Edinburgh is packed with cosy coffee shops. Many of them serve artisan coffee and delicious homemade treats. If you want to explore Edinburgh’s coffee culture, head to Bruntsfield Place, South Bridge and Clerk Street – these streets are lined with quirky coffee shops.
6. The Offbeat Festivals
The Edinburgh Festival Fringe hardly needs any introduction. This world-famous event draws thousands of tourists to the Scottish capital every year. However, there are a few other festivals held throughout the year which are also well-attended, though a bit more offbeat.
The Beltane Fire Festival has become one of the most anticipated events in Edinburgh. Held on the eve of May Day, this festival is a re-interpretation of the old pagan ritual of Beltane. A similar event is the Samhuinn Fire Festival on Halloween, which celebrates the Celtic New Year with drums and fire. Both events are organised by the Beltane Fire Society.
7. The City Views
There are plenty of places in Edinburgh where you can get a stunning view of the city without having to pay for it – although you’ll definitely sweat for it!
Arthur’s Seat and Calton Hill offer panoramic views and they’re both a great spot for watching the sunset in summer.
I also recommend walking up to the castle from Princes Street Gardens. There are a couple of steep paths zigzagging up Castle Hill, where you can see almost all of the New Town and as far as the Firth of Forth.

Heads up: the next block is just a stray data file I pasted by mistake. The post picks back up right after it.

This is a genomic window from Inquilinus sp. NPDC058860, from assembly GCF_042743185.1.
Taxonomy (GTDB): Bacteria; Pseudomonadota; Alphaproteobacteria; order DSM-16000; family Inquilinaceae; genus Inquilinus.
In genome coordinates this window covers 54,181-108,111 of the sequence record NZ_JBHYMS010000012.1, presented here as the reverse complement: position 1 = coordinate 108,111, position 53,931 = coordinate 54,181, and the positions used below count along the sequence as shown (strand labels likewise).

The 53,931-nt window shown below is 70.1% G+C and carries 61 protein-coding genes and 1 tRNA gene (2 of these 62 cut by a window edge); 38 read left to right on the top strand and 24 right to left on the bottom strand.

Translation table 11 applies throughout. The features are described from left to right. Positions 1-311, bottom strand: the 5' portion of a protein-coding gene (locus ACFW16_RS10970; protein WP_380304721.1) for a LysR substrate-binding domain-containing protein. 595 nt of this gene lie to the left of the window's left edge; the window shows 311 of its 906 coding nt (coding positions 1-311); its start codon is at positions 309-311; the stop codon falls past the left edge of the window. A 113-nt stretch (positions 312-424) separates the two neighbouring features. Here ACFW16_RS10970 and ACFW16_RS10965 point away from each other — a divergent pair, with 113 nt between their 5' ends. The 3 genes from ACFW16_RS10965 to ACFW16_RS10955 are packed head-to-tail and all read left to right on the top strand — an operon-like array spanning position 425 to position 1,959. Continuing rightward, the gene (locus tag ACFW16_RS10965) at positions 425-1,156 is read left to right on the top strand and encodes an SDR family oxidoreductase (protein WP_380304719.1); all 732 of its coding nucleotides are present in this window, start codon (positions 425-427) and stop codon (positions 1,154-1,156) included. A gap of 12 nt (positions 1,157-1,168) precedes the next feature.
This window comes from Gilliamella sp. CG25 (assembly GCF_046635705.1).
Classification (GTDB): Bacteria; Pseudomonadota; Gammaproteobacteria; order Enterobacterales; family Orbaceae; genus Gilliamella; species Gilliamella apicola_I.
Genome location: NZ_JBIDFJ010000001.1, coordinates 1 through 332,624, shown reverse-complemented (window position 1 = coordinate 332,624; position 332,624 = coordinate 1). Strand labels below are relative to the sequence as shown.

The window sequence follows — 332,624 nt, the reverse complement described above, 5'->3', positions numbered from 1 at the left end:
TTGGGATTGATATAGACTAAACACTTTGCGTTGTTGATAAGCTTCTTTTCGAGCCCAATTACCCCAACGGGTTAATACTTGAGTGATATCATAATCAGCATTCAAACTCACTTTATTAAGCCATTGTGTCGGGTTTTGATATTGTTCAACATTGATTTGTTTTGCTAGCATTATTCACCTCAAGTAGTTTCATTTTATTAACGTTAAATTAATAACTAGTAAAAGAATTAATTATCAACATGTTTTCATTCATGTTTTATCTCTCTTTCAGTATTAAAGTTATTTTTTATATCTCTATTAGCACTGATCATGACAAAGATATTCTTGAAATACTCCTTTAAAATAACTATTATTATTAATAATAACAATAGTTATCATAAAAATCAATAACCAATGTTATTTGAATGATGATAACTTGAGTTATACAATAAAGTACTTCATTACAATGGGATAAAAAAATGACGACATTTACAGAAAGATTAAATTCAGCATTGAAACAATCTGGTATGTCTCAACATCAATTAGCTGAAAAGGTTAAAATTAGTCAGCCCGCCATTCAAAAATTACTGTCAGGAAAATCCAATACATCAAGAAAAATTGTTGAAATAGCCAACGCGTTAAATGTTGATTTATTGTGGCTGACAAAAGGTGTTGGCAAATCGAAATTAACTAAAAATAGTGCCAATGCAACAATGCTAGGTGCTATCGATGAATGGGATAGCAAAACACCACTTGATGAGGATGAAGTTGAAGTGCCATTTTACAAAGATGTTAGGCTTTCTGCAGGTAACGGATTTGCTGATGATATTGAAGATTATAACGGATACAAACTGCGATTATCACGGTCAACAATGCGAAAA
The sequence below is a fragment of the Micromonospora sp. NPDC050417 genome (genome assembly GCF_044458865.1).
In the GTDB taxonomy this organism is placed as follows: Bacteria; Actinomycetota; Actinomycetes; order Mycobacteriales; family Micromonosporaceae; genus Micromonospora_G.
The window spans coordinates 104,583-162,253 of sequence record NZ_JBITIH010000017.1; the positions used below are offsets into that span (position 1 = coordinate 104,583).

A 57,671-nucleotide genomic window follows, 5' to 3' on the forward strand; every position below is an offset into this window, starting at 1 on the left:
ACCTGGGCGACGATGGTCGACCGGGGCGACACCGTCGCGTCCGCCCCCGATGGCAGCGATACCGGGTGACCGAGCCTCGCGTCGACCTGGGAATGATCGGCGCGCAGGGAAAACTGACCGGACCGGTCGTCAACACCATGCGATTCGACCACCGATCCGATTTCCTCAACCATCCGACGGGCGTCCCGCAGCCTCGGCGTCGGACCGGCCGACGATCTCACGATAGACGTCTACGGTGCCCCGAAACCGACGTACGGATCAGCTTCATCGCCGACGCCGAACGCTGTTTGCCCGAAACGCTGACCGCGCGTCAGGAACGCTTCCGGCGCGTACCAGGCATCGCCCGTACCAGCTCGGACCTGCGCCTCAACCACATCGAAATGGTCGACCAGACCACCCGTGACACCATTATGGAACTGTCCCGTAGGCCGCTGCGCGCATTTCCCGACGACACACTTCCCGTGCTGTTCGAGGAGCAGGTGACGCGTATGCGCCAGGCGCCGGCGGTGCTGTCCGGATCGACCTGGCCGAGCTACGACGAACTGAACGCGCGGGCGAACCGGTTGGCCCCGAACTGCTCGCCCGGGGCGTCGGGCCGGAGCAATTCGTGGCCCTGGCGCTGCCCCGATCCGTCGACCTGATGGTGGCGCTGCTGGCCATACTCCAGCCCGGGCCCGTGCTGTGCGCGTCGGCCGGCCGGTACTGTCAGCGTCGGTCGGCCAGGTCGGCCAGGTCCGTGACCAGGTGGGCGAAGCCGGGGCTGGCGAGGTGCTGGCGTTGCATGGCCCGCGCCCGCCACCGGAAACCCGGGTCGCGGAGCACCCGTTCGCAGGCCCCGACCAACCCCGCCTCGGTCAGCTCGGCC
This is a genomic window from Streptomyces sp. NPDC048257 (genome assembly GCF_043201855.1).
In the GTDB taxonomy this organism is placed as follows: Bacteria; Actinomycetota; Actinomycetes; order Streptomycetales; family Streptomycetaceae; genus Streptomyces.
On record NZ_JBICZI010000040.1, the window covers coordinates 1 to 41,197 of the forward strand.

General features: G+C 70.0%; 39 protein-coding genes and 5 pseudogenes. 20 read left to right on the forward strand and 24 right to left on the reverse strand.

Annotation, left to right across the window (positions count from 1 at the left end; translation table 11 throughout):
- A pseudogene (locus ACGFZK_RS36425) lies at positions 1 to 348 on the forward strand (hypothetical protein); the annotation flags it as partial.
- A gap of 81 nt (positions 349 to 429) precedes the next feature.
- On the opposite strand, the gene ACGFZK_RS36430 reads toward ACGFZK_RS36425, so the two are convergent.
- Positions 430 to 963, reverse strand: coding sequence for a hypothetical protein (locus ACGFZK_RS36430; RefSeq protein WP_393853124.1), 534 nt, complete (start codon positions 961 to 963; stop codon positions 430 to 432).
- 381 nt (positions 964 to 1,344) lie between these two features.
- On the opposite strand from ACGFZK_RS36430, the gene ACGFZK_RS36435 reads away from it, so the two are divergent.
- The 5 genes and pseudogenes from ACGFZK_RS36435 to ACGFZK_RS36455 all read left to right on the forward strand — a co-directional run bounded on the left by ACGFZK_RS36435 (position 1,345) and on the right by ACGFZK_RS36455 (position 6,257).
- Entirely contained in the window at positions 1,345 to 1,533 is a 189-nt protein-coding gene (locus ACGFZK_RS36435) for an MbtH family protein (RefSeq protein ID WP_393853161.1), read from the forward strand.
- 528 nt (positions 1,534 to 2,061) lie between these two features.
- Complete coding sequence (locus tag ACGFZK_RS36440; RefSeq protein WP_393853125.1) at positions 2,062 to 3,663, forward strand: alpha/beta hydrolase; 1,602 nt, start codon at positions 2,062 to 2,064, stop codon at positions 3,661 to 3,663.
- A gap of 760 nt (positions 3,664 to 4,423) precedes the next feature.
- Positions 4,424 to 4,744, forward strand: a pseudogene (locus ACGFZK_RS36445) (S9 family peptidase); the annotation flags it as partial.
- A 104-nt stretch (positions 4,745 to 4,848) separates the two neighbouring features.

The Roof Garden at the National Museum of Scotland (free entrance) is also a great place to enjoy some amazing city views.
8. The Cool Neighbourhoods
A great way to explore the lesser-known side of Edinburgh is to go for a walk along the Water of Leith. Start from Dean Village, a quiet residential area with quaint houses, and walk along the river towards Stockbridge, known for its gorgeous cafes, vintage shops and Sunday food market. Keep walking along the river until you arrive in Leith.
Leith is a quirky and multicultural neighborhood. Besides being home to the Royal Yacht Britannia, Leith also boasts a thriving food scene, with many pubs and restaurants offering al fresco dining along the waterfront.
9. The Pub Scene
If you want to get a taste of Edinburgh’s beer and whiskey culture, spend a night or two pub-hopping in the New Town.
Rose Street is a great place for pub crawls. This pedestrianised street is packed with bars and pubs, and is one of the liveliest places at night.
Another great (and less busy) place for a good night out is Leith Shore. The cobbled streets on the waterfront are lined with bistros and pubs that specialise in craft beers and seafood.
10. The Morbid Stories
Edinburgh’s history is laden with tales of torture, murder and grave-robbing. Going on a two-hour tour of Edinburgh’s bloody history is like watching a full season of Game of Thrones. Almost every street in the Old Town has a gruesome story to tell, and things get darker as you venture into the underground vaults.
Explore the sinister side of Edinburgh by taking a ghost or history tour through some of the eeriest places in the city, including Mary King’s Close, Greyfriars Kirkyard and the South Bridge Vaults.